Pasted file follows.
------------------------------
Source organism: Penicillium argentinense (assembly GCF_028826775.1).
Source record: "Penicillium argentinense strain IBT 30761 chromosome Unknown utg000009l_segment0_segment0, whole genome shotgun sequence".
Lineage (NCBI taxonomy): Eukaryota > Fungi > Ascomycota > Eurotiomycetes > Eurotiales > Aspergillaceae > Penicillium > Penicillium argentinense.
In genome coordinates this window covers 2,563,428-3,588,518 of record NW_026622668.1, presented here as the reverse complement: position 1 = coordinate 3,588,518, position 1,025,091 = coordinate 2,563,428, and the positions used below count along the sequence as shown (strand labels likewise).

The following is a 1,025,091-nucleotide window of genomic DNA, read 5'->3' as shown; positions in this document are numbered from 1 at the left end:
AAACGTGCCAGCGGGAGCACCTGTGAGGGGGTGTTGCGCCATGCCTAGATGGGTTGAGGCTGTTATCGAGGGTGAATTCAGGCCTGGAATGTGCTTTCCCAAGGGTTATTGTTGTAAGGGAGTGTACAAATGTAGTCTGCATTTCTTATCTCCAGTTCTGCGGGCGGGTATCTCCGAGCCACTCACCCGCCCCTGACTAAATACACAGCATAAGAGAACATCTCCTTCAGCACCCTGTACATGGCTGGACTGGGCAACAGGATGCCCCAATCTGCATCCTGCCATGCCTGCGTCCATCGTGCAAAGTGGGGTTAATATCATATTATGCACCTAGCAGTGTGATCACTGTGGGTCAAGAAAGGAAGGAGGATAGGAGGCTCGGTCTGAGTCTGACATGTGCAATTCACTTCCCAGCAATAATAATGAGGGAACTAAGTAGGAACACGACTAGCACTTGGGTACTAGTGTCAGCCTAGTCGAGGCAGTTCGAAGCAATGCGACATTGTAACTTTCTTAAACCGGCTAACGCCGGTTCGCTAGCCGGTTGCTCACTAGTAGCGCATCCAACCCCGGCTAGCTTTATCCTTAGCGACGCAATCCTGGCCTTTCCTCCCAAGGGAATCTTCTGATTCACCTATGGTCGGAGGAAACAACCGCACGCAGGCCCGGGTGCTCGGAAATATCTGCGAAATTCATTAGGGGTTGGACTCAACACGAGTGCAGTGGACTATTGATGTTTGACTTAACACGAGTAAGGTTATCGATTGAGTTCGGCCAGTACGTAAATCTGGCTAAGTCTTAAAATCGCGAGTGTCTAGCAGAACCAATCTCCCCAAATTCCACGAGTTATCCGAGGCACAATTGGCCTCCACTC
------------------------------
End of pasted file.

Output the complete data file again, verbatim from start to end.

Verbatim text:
Source organism: Penicillium argentinense (assembly GCF_028826775.1).
Source record: "Penicillium argentinense strain IBT 30761 chromosome Unknown utg000009l_segment0_segment0, whole genome shotgun sequence".
Lineage (NCBI taxonomy): Eukaryota > Fungi > Ascomycota > Eurotiomycetes > Eurotiales > Aspergillaceae > Penicillium > Penicillium argentinense.
In genome coordinates this window covers 2,563,428-3,588,518 of record NW_026622668.1, presented here as the reverse complement: position 1 = coordinate 3,588,518, position 1,025,091 = coordinate 2,563,428, and the positions used below count along the sequence as shown (strand labels likewise).

The following is a 1,025,091-nucleotide window of genomic DNA, read 5'->3' as shown; positions in this document are numbered from 1 at the left end:
AAACGTGCCAGCGGGAGCACCTGTGAGGGGGTGTTGCGCCATGCCTAGATGGGTTGAGGCTGTTATCGAGGGTGAATTCAGGCCTGGAATGTGCTTTCCCAAGGGTTATTGTTGTAAGGGAGTGTACAAATGTAGTCTGCATTTCTTATCTCCAGTTCTGCGGGCGGGTATCTCCGAGCCACTCACCCGCCCCTGACTAAATACACAGCATAAGAGAACATCTCCTTCAGCACCCTGTACATGGCTGGACTGGGCAACAGGATGCCCCAATCTGCATCCTGCCATGCCTGCGTCCATCGTGCAAAGTGGGGTTAATATCATATTATGCACCTAGCAGTGTGATCACTGTGGGTCAAGAAAGGAAGGAGGATAGGAGGCTCGGTCTGAGTCTGACATGTGCAATTCACTTCCCAGCAATAATAATGAGGGAACTAAGTAGGAACACGACTAGCACTTGGGTACTAGTGTCAGCCTAGTCGAGGCAGTTCGAAGCAATGCGACATTGTAACTTTCTTAAACCGGCTAACGCCGGTTCGCTAGCCGGTTGCTCACTAGTAGCGCATCCAACCCCGGCTAGCTTTATCCTTAGCGACGCAATCCTGGCCTTTCCTCCCAAGGGAATCTTCTGATTCACCTATGGTCGGAGGAAACAACCGCACGCAGGCCCGGGTGCTCGGAAATATCTGCGAAATTCATTAGGGGTTGGACTCAACACGAGTGCAGTGGACTATTGATGTTTGACTTAACACGAGTAAGGTTATCGATTGAGTTCGGCCAGTACGTAAATCTGGCTAAGTCTTAAAATCGCGAGTGTCTAGCAGAACCAATCTCCCCAAATTCCACGAGTTATCCGAGGCACAATTGGCCTCCACTC